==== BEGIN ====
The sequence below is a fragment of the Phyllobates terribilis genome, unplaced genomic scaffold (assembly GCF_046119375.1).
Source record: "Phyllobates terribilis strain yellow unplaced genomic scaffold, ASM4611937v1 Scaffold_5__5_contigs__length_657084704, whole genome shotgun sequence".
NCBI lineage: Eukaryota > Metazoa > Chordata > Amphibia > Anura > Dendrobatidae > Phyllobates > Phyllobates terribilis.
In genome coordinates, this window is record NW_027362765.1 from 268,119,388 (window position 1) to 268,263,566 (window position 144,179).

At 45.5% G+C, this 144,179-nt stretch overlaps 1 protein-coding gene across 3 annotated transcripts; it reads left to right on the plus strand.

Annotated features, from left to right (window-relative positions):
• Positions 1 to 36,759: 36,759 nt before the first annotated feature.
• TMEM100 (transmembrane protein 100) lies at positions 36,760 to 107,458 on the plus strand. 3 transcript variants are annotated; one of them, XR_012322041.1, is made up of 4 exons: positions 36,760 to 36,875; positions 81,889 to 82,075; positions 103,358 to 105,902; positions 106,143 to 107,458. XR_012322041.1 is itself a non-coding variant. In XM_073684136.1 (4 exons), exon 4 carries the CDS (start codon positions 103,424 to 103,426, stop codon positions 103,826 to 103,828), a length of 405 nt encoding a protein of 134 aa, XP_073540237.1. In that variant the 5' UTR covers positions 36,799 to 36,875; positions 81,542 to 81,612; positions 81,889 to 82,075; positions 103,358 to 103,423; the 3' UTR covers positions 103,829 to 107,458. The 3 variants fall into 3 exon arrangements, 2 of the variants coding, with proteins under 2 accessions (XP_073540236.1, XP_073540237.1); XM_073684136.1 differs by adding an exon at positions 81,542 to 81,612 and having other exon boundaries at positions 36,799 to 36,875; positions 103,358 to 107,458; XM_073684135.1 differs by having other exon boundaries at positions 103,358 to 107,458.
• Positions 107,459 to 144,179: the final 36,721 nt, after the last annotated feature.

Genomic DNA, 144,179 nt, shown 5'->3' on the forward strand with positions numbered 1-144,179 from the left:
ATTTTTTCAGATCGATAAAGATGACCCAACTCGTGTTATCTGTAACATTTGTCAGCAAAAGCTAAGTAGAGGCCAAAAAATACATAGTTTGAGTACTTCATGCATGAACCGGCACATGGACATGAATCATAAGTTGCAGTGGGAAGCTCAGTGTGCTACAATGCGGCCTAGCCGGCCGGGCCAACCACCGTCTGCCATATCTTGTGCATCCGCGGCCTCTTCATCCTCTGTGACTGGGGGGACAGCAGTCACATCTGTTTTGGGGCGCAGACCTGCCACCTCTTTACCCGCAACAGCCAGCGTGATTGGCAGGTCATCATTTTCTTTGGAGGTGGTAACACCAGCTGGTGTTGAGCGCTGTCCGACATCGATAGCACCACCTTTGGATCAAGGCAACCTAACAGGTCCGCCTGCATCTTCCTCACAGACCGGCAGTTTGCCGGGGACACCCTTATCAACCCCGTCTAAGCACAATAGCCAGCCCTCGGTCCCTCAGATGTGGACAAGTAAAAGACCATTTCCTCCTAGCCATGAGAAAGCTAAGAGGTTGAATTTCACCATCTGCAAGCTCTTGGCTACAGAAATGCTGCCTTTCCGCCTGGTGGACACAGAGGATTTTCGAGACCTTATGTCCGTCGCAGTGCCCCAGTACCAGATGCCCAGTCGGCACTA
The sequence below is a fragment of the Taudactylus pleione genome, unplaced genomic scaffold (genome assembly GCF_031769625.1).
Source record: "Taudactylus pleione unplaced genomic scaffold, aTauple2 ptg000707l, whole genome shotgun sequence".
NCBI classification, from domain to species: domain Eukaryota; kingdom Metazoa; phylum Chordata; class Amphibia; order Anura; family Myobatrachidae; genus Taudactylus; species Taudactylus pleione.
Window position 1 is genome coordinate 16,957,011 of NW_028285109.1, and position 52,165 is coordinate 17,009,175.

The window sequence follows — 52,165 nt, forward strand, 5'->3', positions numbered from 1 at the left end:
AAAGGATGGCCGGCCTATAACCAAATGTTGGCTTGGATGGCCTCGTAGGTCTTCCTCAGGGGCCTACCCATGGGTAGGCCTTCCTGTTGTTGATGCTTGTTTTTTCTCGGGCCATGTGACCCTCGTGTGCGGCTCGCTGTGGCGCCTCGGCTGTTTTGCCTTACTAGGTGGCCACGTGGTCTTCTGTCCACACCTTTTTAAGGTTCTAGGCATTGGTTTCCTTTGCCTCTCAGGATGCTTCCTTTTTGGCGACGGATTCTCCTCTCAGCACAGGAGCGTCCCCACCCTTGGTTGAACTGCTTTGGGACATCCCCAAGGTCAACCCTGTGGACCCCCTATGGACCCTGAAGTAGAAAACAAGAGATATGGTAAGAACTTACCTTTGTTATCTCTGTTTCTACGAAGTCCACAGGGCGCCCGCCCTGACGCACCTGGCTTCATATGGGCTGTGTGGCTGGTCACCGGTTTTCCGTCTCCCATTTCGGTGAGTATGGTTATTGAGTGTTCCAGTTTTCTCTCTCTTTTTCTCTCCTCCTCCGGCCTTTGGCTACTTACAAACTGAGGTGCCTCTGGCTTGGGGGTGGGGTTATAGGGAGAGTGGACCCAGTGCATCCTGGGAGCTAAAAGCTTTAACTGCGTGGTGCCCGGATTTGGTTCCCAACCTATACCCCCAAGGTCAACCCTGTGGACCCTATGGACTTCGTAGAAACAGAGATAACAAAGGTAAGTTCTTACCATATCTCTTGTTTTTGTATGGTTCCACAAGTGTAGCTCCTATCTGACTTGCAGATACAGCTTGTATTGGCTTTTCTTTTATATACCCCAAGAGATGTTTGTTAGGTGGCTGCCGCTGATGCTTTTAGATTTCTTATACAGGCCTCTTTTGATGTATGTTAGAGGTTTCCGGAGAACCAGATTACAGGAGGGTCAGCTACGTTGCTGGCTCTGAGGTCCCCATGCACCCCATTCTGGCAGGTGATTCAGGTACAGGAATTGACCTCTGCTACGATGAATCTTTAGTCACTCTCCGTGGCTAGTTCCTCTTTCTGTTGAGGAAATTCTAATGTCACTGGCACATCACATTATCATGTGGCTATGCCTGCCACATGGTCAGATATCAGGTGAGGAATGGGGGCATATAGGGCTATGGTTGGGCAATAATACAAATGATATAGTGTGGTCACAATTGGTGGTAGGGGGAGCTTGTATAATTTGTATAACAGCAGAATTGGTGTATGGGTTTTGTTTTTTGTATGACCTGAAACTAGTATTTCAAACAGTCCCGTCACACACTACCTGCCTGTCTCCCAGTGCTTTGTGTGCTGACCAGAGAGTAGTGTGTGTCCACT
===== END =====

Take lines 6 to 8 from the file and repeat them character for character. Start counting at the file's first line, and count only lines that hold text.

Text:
Annotated features, from left to right (window-relative positions):
• Positions 1 to 36,759: 36,759 nt before the first annotated feature.
• TMEM100 (transmembrane protein 100) lies at positions 36,760 to 107,458 on the plus strand. 3 transcript variants are annotated; one of them, XR_012322041.1, is made up of 4 exons: positions 36,760 to 36,875; positions 81,889 to 82,075; positions 103,358 to 105,902; positions 106,143 to 107,458. XR_012322041.1 is itself a non-coding variant. In XM_073684136.1 (4 exons), exon 4 carries the CDS (start codon positions 103,424 to 103,426, stop codon positions 103,826 to 103,828), a length of 405 nt encoding a protein of 134 aa, XP_073540237.1. In that variant the 5' UTR covers positions 36,799 to 36,875; positions 81,542 to 81,612; positions 81,889 to 82,075; positions 103,358 to 103,423; the 3' UTR covers positions 103,829 to 107,458. The 3 variants fall into 3 exon arrangements, 2 of the variants coding, with proteins under 2 accessions (XP_073540236.1, XP_073540237.1); XM_073684136.1 differs by adding an exon at positions 81,542 to 81,612 and having other exon boundaries at positions 36,799 to 36,875; positions 103,358 to 107,458; XM_073684135.1 differs by having other exon boundaries at positions 103,358 to 107,458.